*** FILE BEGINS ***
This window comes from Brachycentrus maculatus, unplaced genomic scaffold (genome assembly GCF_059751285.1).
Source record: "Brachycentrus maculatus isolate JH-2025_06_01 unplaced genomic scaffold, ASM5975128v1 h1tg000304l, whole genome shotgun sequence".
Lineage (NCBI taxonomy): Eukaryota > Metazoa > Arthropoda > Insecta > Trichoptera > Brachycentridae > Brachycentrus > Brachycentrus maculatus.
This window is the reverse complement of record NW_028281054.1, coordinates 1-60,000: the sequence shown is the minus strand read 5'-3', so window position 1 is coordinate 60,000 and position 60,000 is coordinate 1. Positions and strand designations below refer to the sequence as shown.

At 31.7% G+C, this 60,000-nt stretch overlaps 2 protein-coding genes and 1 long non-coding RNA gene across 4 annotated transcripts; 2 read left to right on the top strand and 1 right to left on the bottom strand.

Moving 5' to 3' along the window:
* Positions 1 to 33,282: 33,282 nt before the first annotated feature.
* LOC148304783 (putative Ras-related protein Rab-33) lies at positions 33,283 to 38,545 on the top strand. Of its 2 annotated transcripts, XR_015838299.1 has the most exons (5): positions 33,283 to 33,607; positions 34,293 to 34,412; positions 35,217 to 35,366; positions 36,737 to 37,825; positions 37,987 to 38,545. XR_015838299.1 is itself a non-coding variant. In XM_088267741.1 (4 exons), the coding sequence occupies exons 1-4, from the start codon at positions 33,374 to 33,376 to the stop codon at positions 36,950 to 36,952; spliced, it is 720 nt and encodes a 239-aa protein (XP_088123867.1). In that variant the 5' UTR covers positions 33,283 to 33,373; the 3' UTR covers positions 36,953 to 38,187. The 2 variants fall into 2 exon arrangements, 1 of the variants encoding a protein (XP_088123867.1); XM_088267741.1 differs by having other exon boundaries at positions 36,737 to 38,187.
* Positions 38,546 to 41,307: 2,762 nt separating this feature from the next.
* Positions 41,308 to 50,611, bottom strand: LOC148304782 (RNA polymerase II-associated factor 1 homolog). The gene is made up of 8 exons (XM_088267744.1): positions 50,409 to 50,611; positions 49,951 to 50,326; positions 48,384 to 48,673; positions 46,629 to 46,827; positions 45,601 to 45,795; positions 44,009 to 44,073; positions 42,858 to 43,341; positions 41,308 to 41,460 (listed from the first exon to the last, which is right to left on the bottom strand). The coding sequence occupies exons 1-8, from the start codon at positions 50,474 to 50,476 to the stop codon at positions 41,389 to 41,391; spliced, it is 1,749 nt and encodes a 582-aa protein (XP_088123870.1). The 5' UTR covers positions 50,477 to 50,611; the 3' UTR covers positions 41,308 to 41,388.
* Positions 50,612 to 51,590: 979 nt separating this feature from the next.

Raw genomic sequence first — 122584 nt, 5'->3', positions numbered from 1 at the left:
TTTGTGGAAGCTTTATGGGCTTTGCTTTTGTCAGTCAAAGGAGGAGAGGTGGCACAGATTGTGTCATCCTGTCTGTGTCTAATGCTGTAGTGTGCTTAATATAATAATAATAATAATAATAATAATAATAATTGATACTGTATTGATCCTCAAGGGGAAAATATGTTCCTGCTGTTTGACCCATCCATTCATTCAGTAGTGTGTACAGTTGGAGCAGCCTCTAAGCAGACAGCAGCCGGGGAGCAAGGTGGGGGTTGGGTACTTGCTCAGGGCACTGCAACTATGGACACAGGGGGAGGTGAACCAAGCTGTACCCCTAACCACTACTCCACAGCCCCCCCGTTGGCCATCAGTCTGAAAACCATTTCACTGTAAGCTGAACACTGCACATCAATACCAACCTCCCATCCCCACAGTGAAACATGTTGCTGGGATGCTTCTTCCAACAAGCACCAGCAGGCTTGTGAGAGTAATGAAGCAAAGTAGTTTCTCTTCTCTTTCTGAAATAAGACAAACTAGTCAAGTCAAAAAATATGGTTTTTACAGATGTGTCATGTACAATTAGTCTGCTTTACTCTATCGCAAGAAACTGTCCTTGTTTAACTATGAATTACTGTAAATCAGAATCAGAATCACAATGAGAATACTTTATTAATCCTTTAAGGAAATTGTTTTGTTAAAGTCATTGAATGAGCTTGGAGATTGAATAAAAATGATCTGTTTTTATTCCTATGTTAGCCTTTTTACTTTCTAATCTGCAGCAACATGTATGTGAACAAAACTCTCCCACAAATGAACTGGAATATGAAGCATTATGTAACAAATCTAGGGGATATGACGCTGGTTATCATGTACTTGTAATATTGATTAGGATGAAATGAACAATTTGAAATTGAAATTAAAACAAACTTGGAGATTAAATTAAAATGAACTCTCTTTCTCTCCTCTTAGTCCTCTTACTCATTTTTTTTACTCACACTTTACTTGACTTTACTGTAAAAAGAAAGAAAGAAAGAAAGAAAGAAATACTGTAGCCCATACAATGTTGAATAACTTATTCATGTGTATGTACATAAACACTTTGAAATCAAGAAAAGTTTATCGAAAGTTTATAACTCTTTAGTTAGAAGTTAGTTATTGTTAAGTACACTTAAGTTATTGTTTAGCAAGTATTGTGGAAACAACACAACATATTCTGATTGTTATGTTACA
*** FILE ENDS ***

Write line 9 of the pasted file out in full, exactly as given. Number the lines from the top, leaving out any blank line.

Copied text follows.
* Positions 38,546 to 41,307: 2,762 nt separating this feature from the next.